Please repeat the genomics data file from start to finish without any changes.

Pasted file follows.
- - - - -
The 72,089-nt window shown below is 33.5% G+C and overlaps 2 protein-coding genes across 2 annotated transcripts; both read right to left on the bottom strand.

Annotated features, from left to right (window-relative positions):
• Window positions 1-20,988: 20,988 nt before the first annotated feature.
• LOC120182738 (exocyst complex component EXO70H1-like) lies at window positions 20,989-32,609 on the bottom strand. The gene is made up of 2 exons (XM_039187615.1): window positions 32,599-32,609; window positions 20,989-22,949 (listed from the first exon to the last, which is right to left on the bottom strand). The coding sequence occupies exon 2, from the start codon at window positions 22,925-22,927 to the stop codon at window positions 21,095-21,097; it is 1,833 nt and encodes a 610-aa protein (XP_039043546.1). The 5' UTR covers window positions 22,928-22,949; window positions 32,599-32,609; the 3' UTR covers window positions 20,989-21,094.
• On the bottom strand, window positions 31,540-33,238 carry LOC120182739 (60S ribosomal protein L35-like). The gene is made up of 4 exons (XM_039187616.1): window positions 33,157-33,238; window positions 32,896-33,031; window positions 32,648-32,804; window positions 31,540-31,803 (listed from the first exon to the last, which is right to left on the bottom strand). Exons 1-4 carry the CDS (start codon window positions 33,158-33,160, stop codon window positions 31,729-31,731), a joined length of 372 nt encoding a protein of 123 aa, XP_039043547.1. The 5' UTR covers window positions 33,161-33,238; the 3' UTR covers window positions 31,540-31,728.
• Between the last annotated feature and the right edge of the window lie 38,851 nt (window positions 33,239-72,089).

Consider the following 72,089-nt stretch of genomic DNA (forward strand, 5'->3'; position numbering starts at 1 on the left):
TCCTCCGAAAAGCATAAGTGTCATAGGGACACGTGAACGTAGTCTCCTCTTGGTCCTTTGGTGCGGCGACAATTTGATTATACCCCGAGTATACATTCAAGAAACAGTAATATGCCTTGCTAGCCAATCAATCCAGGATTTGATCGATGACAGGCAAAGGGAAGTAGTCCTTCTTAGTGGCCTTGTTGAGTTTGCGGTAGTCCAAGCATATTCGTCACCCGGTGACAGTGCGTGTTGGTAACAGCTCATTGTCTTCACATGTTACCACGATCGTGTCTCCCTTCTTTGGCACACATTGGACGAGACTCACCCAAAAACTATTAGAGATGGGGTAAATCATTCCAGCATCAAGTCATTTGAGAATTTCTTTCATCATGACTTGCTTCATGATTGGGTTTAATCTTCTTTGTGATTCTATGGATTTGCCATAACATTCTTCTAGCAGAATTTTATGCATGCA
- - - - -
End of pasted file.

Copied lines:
The 72,089-nt window shown below is 33.5% G+C and overlaps 2 protein-coding genes across 2 annotated transcripts; both read right to left on the bottom strand.

Annotated features, from left to right (window-relative positions):
• Window positions 1-20,988: 20,988 nt before the first annotated feature.
• LOC120182738 (exocyst complex component EXO70H1-like) lies at window positions 20,989-32,609 on the bottom strand. The gene is made up of 2 exons (XM_039187615.1): window positions 32,599-32,609; window positions 20,989-22,949 (listed from the first exon to the last, which is right to left on the bottom strand). The coding sequence occupies exon 2, from the start codon at window positions 22,925-22,927 to the stop codon at window positions 21,095-21,097; it is 1,833 nt and encodes a 610-aa protein (XP_039043546.1). The 5' UTR covers window positions 22,928-22,949; window positions 32,599-32,609; the 3' UTR covers window positions 20,989-21,094.
• On the bottom strand, window positions 31,540-33,238 carry LOC120182739 (60S ribosomal protein L35-like). The gene is made up of 4 exons (XM_039187616.1): window positions 33,157-33,238; window positions 32,896-33,031; window positions 32,648-32,804; window positions 31,540-31,803 (listed from the first exon to the last, which is right to left on the bottom strand). Exons 1-4 carry the CDS (start codon window positions 33,158-33,160, stop codon window positions 31,729-31,731), a joined length of 372 nt encoding a protein of 123 aa, XP_039043547.1. The 5' UTR covers window positions 33,161-33,238; the 3' UTR covers window positions 31,540-31,728.
• Between the last annotated feature and the right edge of the window lie 38,851 nt (window positions 33,239-72,089).

Consider the following 72,089-nt stretch of genomic DNA (forward strand, 5'->3'; position numbering starts at 1 on the left):
TCCTCCGAAAAGCATAAGTGTCATAGGGACACGTGAACGTAGTCTCCTCTTGGTCCTTTGGTGCGGCGACAATTTGATTATACCCCGAGTATACATTCAAGAAACAGTAATATGCCTTGCTAGCCAATCAATCCAGGATTTGATCGATGACAGGCAAAGGGAAGTAGTCCTTCTTAGTGGCCTTGTTGAGTTTGCGGTAGTCCAAGCATATTCGTCACCCGGTGACAGTGCGTGTTGGTAACAGCTCATTGTCTTCACATGTTACCACGATCGTGTCTCCCTTCTTTGGCACACATTGGACGAGACTCACCCAAAAACTATTAGAGATGGGGTAAATCATTCCAGCATCAAGTCATTTGAGAATTTCTTTCATCATGACTTGCTTCATGATTGGGTTTAATCTTCTTTGTGATTCTATGGATTTGCCATAACATTCTTCTAGCAGAATTTTATGCATGCA